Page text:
Washington (AFP) - With reprisals against Russia over what it says was meddling in the US presidential election, the Obama administration aims to draw a virtual line in the sand without sparking a war -- cyber or otherwise.
The measures announced Thursday by President Barack Obama, who accused Moscow of "efforts to harm US interests," include the expulsion of 35 intelligence agents and financial sanctions on Russia's top intelligence agencies.
Obama also warned of additional, unspecified actions "at a time and place of our choosing, some of which will not be publicized."
Analysts say Washington is seeking to punish Russia and warn other nations against taking similar action.
"While the direct impact of the actions may be limited, it puts a marker in the sand (or silicon) that hostile cyber activity targeting the US has consequences," said Frank Cilluffo, who heads the Center for Cyber and Homeland Security at George Washington University.
"In addition to responding to Russia's activities, it also puts others on notice, signaling that one cannot turn to significant cyber attacks with impunity," he said.
"It also serves as a starting point for articulating a set of strategies and policies we desperately need... a cyber deterrence strategy."
- Avoiding escalation -
While US officials have boasted of their ability to use "cyber weapons" when appropriate, security analysts say such a course of action is unlikely because of the risk of escalation -- from more dangerous cyberattacks into the possible use of traditional, deadly weapons, or "kinetic" warfare.
"I don't think you'll see the use of cyber weapons," said James Lewis, a senior fellow specializing in cybersecurity at the Center for Strategic and International Studies, a Washington think tank.
"There is a strong desire to avoid escalating this conflict."
Lewis said Obama's actions are appropriate "as a first step" and in light of Russia's actions, and that any further measures -- which Obama said may be forthcoming -- could be restrained.
"The Russians didn't attack us -- they used coercion, espionage, politics -- and we could do the same thing," he said.
Susan Hennessey, a Brookings Institution fellow and editor of the national security blog Lawfare, said she expects a further "nonpublic" response, possibly in the cyber domain, to send a message to Russian President Vladimir Putin.
The White House announcement "is a welcome and sufficient move, but only if it is paired with some additional nonpublic countermeasure," Hennessey said.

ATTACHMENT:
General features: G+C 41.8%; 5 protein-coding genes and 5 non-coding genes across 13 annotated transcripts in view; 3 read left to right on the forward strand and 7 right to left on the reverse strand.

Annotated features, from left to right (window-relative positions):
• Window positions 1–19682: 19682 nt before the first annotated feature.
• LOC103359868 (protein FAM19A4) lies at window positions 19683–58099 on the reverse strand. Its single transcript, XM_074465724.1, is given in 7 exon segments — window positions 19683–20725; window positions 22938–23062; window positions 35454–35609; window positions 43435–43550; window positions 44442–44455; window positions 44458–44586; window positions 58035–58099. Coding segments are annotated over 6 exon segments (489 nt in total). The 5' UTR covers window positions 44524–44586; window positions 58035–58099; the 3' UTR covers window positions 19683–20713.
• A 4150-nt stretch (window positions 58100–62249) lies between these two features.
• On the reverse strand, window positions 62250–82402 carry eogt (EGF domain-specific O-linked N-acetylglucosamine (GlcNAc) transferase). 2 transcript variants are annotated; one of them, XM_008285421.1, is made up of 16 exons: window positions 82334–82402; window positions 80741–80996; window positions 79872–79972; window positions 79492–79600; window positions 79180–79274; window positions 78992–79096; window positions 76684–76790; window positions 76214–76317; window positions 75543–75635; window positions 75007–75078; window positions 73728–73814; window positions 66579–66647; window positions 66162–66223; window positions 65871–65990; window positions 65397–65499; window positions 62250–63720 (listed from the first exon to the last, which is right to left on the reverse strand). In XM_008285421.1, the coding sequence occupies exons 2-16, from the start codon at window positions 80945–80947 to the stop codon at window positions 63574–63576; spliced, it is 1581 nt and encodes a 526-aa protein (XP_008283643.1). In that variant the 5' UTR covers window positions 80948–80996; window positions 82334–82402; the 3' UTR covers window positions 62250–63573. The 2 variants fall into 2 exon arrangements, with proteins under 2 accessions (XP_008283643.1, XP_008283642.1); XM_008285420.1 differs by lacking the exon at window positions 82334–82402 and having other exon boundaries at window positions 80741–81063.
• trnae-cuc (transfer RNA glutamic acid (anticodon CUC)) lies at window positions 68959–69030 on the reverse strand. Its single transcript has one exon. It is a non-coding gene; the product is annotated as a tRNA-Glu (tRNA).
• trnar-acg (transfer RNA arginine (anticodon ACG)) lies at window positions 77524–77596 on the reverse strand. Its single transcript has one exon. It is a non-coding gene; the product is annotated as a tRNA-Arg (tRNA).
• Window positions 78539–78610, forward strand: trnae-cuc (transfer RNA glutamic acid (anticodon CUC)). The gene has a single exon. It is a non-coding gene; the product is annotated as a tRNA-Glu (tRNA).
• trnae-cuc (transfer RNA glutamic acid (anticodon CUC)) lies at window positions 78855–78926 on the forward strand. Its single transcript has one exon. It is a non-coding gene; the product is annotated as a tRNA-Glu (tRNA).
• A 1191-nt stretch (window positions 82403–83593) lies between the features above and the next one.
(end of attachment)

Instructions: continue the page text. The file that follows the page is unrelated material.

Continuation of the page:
She added that while Washington may want to demonstrate to Moscow its capacity for cyber actions, it also would want to avoid establishing a norm for cyber disruption that other nations could follow.
This would likely rule out a spectacular hack attack or release of embarrassing information.
But Hennessey said she expected a response "to be potentially scary to Kremlin officials to let them know we can reach places they didn't think we could reach."
Steve Grobman, chief technical officer at Intel Security, agreed that Obama's measures are intended to send a message without sparking a crisis, and added that if any cyber measures are implemented, they should be carefully calibrated.
"The covert offensive cyber component must be well thought out and executed such that it is precise and does not inflict collateral damage on non-target systems," he said.
"Escalation of offensive cyber activities by either party could lead to a kinetic conflict."
- What happens now? -
It remains unclear what impact the actions will have as Obama prepares to leave office in three weeks, when Donald Trump takes the oath of office.
Claude Barfield, a resident fellow at the American Enterprise Institute, argued that Obama's "dawdling and agonizing for months over Russian cyber intrusions" could have "damaging consequences for cyber deterrence policy."
"The Obama administration had claimed that it did not want to retaliate against the Russians before the election for fear of provoking further disruption of the campaigns," Barfield said in a blog post.
"But it waited a full month after the election before the president finally ordered a full review of the Russian attack by the entire US intelligence apparatus."
This suggests "that the president and his security advisers aim to make such a tight case that it will be impossible for the next administration to ignore the evidence or back away from the sanctions," Barfield said.
But he noted that "it will be critical for the government to improve US cyber defenses moving forward if we are to prevent similar incidents from happening in the new year and beyond."